Chances are, we’ve all had interviews that we thought went well, only to be left wondering for weeks or longer how things actually went (if we even get any feedback or follow up at all).

Or perhaps worse, we find a ministry position that seems like the perfect yet, only to discover a short time in that things aren’t what we were led to believe during the interview process.

I recently polled our readers about negative experiences they’ve had in dealing with worship leader search teams from churches. The responses could be categorized around 10 major themes.

Sin # 1: Concealing the truth about the church’s health, compensation package or demands of the position.

Granted, there are no perfect churches, but it’s better for all parties if the challenges are acknowledged and addressed during the interview process. Being clear about challenges, compensation and expectations early on, will help avoid potential fallout down the road.

Sin # 2: Inappropriate communication or visits with a potential worship minister’s current church.

Candidates and committees should communicate clearly with one another about how to handle things like references or observing a worship service. This will help avoid unnecessary surprises like driving a church van to observe a candidate at this current church without his knowledge.

Sin # 3: Focusing on musical talent to the exclusion of spiritual maturity, character or accurate theology.

Let’s not forget that a worship leader’s ultimate success is more than just related to their skill and giftedness. Things like maturity, character, theology and vision matter.

Sin # 4: The committee, pastor and church not in agreement before interview process.

Few things can be more frustrating to a candidate when there is little or no alignment or agreement with regard to direction and vision. Be honest about what the church wants, not just what the committee wants.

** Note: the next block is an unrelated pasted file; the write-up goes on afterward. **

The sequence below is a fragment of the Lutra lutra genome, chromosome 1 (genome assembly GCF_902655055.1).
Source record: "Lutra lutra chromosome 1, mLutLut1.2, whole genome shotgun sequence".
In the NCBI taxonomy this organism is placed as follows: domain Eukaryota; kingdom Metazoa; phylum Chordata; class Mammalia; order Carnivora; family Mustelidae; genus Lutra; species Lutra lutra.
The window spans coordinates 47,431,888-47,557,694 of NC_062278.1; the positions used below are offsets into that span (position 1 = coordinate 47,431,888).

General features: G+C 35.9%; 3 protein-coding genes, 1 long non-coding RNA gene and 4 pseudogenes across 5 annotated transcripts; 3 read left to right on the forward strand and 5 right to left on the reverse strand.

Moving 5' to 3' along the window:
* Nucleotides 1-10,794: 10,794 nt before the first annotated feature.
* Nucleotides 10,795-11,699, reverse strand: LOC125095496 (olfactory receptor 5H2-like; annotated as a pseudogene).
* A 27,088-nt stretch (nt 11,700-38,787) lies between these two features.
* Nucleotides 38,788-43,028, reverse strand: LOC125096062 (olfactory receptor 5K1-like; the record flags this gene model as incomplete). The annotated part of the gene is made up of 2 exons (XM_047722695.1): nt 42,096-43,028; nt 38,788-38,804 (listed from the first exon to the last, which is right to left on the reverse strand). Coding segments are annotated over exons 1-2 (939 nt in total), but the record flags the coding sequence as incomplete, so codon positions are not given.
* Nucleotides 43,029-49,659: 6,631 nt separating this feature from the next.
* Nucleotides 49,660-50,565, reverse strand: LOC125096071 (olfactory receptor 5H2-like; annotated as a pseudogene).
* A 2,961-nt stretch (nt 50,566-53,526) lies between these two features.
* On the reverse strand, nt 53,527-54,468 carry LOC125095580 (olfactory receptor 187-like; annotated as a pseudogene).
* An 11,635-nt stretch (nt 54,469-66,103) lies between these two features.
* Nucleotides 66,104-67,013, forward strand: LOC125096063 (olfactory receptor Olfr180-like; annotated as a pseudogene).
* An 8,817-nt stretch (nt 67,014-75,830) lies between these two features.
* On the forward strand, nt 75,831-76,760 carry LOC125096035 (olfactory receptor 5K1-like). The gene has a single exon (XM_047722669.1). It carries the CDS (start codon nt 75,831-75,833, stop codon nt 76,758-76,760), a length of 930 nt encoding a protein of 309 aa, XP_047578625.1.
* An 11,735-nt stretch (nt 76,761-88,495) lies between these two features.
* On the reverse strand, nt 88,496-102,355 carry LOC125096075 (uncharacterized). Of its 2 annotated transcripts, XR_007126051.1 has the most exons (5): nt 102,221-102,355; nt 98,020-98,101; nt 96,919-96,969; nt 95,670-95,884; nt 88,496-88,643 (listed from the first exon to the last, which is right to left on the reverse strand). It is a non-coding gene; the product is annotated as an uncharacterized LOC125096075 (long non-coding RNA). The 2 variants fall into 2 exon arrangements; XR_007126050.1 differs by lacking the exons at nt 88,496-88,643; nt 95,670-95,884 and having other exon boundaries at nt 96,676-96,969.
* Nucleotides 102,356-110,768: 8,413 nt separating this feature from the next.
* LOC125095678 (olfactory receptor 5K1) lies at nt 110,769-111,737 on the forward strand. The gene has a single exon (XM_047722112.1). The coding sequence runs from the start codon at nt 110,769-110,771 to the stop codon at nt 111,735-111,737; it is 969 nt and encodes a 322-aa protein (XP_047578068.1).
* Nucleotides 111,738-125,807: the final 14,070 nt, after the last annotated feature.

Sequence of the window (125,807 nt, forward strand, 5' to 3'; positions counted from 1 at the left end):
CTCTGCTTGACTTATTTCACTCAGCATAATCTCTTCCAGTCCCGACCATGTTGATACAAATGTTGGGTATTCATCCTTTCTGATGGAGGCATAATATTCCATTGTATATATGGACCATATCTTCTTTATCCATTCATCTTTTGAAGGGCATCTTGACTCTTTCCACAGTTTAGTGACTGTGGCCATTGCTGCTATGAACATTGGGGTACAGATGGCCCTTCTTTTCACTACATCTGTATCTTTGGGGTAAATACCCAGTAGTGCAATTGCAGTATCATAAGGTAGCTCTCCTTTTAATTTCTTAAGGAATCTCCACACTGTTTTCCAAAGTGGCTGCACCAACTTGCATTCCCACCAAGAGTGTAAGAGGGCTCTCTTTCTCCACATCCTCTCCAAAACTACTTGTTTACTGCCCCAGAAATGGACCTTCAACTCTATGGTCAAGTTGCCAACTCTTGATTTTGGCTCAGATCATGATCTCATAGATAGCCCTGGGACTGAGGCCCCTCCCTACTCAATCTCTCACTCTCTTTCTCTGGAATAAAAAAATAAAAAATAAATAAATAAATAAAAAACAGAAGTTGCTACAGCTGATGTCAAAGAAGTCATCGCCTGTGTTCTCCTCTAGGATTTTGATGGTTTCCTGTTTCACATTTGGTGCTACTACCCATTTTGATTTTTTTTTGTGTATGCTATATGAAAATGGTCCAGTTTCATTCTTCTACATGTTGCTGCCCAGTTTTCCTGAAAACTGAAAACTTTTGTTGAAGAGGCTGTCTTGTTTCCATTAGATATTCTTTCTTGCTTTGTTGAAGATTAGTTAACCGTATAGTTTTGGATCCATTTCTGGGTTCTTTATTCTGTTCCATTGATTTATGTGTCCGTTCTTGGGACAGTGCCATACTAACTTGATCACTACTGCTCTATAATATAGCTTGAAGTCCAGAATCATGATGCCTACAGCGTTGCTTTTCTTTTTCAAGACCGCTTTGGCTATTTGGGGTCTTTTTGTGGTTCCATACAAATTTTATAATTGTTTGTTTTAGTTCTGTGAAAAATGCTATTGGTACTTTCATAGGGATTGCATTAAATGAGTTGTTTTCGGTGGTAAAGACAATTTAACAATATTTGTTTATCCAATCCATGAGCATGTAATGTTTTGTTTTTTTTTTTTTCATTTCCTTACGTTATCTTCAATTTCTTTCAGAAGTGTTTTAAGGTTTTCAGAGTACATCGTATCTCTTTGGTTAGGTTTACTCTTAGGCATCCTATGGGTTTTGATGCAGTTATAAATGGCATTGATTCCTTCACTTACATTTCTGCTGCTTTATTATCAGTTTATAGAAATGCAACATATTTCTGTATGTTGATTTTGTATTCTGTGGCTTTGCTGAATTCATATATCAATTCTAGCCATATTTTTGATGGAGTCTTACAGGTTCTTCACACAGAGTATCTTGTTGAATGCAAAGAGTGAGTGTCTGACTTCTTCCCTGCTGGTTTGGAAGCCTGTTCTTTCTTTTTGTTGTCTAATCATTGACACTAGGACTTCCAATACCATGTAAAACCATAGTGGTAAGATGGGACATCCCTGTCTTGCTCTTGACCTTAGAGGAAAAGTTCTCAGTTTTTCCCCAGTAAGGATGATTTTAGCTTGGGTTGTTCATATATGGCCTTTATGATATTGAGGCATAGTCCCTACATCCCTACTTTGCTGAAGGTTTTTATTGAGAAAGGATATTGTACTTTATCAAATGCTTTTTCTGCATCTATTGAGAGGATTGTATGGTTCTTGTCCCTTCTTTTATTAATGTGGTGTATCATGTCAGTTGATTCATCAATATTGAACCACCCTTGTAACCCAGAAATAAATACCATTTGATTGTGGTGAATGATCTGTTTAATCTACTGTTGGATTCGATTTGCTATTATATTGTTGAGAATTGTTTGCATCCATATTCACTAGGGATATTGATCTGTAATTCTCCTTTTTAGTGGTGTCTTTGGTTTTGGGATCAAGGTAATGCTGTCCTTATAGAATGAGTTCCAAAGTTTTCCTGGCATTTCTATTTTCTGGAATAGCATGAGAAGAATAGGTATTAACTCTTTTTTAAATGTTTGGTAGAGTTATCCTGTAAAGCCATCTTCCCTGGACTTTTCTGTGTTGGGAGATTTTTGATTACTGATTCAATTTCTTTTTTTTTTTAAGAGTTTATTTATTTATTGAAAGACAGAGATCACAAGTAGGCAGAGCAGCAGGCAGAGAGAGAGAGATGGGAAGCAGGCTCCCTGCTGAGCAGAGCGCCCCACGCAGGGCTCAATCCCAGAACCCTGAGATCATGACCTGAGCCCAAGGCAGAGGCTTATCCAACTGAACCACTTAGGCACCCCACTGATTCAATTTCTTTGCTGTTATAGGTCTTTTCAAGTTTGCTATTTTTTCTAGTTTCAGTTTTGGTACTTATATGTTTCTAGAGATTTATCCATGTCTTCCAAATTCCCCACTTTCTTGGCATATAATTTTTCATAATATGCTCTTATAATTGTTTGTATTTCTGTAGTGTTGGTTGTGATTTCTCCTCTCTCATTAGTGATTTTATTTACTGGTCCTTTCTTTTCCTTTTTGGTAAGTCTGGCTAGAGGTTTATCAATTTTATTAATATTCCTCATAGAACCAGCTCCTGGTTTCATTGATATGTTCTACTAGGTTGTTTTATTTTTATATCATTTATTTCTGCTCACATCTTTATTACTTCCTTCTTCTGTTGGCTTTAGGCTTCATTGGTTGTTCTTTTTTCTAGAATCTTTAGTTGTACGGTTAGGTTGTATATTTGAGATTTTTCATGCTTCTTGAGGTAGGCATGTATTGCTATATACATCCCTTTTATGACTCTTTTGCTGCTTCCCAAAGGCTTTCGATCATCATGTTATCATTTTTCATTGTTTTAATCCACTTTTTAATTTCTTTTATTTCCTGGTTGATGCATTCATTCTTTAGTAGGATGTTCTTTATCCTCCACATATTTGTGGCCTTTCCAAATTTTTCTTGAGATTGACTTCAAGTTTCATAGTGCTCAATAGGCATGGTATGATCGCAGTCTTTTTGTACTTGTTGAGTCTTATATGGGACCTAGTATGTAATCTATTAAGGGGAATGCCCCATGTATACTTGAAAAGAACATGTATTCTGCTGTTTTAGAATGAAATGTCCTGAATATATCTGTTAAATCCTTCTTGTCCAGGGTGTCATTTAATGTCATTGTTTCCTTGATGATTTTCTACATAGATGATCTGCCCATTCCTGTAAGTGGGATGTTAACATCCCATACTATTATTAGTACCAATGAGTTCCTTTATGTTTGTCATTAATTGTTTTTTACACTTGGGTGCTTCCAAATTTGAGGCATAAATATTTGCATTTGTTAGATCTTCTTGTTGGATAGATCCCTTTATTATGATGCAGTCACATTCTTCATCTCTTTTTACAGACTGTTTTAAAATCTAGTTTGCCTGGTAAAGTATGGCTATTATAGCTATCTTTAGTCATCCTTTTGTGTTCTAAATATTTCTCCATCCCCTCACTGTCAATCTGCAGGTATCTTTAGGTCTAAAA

Sin # 5: The pastor is too involved or not involved enough in the process.

Pastors and search committees should seek to strive the right balance in this area. If the worship leader will work closely with the pastor, it might be a good idea if their vision, values and personalities align.

Sin # 6: The committee is unprepared.

Some simple steps may remedy this situation. Churches and search committees should have a clear job description, know what questions they want to ask during an interview and be able to articulate the direction of the church and vision for worship.

Sin #7: Having unrealistic expectations of a potential worship leader.

A church shouldn’t expect 52 choir anthems per year with a 10-member choir. They also shouldn’t try to find an exact duplicate (or the exact opposite) of the previous worship leader or music minister.

Sin # 8: Lack of follow up after the interview.

It’s a common courtesy to communicate appropriately with all interview candidates, even if it’s to let them know another candidate has been selected for the position. If it’s a prolonged search, committees shouldn’t wait months before giving candidates an update on the process.

Sin # 9: A lack of professionalism during the interview process.

Committees should communicate an anticipated hiring timeline and be willing to discuss things like salary and benefits early on in the interview process.

Sin # 10: A lack of appropriate communication during the interview.

In addition to timely communication with candidates, committees and candidates should be willing to discuss matters of importance as it relates to the position, while being careful to avoid questions that may be deemed personal or inappropriate. Wisdom and discernment are needed here.

My hope is that this list will help current and future search processes to be healthier for both candidates and churches. What would you add to the list?

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